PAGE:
The PCEA is part of the one body of Christ throughout the world. Different groupings of Christians have arisen because of historical circumstances such as difference of country or language, as well as conscientious differences on lesser matters. The PCEA does not unchurch other Bible-loving churches who differ from us on less important matters. We are happy to have fellowship with true Christians of whatever name, and welcome them to the Lord’s Supper. Although office-bearers subscribe to the Westminster Confession as a faithful summary of Scripture teaching, we do not require other communicant members to agree in every detail with what we teach and practice.
Some churches have added a great deal to the teaching of the Bible so that the word of God is made of no effect through such traditions (Mark 7:13).
Some once evangelical churches do not now require belief in such basic teachings as the inspiration of the Scriptures, the Trinity, the deity of Christ, his incarnation, virgin birth, sinless life, substitutionary atonement, bodily resurrection and future visible return in glory. The sexual ethics of the Bible may be ignored. This is a very sad situation God will not overlook.
Some churches seem preoccupied with making people feel good, with an entertainment style worship and emphasis on our prosperity rather than on God, and his saving grace in Christ.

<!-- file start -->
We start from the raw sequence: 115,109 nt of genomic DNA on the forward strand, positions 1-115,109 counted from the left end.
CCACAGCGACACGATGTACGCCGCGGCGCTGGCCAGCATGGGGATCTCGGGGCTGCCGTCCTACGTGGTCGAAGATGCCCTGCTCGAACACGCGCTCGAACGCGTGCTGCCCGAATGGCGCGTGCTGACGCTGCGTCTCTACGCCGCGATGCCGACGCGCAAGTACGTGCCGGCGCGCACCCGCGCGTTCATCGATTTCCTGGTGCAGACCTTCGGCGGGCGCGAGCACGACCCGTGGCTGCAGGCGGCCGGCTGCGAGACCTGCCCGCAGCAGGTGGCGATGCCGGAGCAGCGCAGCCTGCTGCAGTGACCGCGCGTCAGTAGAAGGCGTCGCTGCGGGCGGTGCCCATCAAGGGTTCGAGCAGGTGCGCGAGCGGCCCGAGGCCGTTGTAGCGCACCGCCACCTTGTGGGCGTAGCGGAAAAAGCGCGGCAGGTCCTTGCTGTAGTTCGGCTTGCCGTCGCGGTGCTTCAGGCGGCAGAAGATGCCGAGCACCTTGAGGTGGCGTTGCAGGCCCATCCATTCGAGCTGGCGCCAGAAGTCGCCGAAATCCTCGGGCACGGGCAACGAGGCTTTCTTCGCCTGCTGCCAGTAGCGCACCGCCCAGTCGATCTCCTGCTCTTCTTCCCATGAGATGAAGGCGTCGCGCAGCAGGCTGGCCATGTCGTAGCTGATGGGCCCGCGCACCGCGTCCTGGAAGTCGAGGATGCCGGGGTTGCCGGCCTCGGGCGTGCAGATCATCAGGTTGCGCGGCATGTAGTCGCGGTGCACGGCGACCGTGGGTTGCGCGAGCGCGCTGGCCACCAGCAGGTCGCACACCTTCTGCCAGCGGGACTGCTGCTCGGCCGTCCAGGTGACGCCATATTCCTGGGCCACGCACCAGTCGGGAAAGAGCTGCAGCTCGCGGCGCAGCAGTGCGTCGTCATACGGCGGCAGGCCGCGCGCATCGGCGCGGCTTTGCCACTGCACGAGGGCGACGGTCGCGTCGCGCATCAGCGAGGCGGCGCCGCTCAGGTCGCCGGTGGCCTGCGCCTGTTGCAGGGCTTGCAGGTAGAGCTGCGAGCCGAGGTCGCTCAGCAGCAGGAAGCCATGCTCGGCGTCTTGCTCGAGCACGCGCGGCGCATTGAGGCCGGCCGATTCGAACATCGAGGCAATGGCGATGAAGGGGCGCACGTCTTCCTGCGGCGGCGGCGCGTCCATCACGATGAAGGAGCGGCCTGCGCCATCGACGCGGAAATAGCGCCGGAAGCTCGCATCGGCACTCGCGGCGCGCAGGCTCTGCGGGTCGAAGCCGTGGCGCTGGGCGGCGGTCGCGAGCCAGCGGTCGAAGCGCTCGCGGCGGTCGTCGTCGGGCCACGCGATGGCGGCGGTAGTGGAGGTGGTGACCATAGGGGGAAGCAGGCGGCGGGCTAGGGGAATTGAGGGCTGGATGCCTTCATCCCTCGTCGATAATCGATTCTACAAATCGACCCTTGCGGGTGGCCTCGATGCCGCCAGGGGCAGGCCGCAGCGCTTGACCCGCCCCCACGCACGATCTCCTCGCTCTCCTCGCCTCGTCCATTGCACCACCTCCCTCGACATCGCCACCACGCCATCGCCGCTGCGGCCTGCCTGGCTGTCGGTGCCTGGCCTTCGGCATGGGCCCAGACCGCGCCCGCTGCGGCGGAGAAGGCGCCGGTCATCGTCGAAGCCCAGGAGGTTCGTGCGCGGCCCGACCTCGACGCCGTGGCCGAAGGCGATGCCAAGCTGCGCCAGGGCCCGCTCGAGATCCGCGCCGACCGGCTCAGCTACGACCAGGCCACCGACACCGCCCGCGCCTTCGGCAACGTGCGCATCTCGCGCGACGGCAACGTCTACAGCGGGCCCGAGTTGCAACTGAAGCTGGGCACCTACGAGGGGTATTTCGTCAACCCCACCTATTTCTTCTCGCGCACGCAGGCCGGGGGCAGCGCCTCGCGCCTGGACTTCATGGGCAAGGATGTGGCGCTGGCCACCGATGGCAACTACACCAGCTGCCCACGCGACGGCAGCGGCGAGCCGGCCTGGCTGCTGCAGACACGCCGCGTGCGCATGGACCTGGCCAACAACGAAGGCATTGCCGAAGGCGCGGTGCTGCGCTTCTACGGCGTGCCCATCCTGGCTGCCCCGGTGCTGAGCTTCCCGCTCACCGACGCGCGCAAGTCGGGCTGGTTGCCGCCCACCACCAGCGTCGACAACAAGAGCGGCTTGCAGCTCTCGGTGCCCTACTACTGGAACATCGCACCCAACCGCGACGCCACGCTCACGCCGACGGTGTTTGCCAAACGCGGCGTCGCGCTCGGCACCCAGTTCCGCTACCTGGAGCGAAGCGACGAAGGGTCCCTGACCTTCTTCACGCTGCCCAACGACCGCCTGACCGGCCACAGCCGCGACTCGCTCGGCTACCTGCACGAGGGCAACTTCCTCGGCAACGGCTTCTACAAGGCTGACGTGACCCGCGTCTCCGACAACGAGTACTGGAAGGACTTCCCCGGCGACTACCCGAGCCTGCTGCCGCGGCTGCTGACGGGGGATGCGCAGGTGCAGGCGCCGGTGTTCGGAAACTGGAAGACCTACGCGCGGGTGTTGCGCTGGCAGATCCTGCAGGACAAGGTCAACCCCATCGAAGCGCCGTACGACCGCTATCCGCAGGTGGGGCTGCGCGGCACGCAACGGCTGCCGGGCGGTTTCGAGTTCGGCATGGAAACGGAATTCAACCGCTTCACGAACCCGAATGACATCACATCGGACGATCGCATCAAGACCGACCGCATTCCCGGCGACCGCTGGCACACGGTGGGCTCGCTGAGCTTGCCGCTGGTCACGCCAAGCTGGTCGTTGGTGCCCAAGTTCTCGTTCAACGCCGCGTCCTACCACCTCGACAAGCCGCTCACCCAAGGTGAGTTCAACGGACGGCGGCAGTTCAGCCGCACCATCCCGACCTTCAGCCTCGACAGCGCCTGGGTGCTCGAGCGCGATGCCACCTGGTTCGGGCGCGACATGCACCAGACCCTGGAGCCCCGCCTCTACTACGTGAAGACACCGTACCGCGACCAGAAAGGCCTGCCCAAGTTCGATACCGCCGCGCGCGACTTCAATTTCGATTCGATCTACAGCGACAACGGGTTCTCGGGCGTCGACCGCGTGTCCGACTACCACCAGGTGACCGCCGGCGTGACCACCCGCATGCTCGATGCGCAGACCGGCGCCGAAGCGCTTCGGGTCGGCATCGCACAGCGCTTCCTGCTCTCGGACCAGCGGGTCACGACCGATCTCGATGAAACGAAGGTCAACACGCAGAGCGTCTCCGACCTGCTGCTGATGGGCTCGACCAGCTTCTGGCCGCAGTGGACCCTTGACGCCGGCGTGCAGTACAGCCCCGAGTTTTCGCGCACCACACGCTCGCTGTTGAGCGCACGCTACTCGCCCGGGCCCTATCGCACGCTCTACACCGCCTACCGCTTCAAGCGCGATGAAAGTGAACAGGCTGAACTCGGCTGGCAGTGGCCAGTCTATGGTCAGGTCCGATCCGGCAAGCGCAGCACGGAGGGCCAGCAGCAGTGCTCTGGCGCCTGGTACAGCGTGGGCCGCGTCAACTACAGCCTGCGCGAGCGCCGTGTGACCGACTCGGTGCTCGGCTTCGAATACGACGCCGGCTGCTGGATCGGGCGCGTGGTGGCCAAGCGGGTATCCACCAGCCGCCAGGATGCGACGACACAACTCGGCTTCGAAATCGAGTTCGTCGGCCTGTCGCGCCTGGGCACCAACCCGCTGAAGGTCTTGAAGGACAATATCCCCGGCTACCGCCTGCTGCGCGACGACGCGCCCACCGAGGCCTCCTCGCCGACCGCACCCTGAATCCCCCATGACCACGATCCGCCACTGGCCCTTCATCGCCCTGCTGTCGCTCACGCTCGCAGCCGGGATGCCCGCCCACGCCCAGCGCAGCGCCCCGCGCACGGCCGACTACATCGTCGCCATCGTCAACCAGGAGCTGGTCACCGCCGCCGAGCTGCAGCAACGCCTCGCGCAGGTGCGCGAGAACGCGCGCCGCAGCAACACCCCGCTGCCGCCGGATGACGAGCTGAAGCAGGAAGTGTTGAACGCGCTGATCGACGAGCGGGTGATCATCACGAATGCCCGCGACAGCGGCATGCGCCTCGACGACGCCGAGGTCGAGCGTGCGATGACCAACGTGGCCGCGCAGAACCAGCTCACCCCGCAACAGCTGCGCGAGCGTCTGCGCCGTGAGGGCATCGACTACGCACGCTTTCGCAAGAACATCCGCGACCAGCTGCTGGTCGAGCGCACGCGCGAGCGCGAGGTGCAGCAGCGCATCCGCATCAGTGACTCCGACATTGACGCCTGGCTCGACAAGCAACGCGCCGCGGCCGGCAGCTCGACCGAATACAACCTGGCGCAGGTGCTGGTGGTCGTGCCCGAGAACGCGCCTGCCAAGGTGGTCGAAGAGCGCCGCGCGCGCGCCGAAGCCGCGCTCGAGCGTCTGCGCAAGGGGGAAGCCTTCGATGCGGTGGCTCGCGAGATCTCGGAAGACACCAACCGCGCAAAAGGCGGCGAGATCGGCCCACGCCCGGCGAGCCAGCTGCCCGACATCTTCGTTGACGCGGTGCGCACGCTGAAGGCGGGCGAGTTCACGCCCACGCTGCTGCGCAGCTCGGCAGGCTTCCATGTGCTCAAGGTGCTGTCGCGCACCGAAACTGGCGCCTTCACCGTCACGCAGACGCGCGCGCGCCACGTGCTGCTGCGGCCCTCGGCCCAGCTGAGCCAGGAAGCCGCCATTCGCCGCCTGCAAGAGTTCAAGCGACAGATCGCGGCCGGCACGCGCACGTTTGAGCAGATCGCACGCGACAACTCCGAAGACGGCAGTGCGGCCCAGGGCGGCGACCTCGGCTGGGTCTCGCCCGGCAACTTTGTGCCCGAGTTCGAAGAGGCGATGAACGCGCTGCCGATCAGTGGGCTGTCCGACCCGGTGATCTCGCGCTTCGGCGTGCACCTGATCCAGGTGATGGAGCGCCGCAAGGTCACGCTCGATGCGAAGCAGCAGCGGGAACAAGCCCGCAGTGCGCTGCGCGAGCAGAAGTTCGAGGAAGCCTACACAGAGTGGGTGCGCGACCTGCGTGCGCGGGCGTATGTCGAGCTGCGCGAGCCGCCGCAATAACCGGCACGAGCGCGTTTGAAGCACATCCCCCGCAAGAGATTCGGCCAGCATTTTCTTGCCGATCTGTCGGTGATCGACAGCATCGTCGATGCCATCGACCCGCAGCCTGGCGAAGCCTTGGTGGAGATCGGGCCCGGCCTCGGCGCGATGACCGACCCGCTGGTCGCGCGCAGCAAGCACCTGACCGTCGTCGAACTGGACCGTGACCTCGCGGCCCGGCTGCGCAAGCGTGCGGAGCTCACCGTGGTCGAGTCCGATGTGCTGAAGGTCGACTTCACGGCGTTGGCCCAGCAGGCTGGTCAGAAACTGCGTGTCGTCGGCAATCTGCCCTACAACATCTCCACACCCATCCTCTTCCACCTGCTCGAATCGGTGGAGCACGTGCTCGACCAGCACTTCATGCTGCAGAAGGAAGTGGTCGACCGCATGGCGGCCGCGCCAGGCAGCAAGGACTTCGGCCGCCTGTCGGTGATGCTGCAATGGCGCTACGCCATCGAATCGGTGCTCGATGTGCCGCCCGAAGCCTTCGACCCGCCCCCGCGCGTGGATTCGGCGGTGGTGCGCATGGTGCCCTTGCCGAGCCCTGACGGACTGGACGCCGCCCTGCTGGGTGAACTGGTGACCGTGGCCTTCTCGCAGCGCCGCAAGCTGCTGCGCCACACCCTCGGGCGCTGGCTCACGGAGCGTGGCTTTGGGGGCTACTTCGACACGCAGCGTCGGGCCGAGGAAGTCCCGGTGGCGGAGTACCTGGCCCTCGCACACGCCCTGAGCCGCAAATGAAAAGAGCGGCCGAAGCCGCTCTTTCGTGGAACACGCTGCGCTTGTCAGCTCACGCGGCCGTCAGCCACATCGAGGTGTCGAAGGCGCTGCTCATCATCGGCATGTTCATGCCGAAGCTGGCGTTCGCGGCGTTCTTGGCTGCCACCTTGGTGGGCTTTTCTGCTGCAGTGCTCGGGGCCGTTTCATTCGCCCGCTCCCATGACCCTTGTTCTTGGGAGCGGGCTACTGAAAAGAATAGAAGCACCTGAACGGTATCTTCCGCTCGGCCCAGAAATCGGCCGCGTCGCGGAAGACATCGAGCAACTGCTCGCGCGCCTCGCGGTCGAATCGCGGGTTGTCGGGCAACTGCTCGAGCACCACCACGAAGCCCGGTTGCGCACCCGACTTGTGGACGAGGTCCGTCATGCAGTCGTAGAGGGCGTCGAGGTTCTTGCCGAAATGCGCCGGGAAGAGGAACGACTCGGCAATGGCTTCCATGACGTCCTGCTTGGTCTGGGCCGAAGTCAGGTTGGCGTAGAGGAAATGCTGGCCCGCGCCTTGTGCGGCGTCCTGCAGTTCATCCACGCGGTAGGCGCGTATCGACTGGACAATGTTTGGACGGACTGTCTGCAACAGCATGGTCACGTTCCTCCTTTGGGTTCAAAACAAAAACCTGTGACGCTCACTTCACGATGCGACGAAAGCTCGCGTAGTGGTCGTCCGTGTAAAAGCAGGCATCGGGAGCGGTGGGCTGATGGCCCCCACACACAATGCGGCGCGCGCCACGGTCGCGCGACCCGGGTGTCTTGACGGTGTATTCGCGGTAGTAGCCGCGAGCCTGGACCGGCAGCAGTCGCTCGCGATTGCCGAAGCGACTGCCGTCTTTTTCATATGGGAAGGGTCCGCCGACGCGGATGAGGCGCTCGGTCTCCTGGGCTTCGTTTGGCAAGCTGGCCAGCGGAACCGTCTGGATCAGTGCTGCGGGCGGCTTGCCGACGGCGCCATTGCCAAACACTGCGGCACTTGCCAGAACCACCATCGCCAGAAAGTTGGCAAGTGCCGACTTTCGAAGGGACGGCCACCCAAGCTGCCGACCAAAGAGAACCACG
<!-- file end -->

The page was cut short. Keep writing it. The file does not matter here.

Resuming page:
So it is vitally important to honour Christ in our church life, and to choose a church home wisely.
How does a Presbyterian church operate?
The Greek word for an elder is presbuteros. Presbyterian churches are cared for by mature Christian men, chosen by the congregation and set apart to this work. There is no hierarchy of people as in an Episcopal system, for all elders are equal in respect of ruling power. Office-bearers pledge to adhere to the teaching of the Westminster Confession of Faith as a correct summary of Scripture teaching.
In the Presbyterian Church of Eastern Australia procedures derive from the Scottish Church reformed by John Knox and others in 1560. The experience of over four centuries has been adapted to our needs as the longest established Presbyterian and Reformed church in Australia, which is increasingly including people of many ethnic backgrounds.
The minister and elders in a local congregation form its Session. There may also be deacons to care more specifically for the finances, both of the church and those in need. If a problem arises in a local church and cannot be satisfactorily resolved by the Session there is access to a regional body of ministers and elders called the Presbytery. The Presbytery also looks after other matters, including making provision for congregations without a minister, and supervising calls to duly qualified ministers. Similarly, there is a further national body called a Synod. It meets once a year.
So the local congregation is connected with other Bible-believing Christians through our denominational structure. This larger fellowship helps us serve together in mission work and other church-related ministries. We also express our unity with like-minded believers by membership of the International Conference of Reformed Churches.
|Last Updated on Sunday, 14 December 2014 15:29|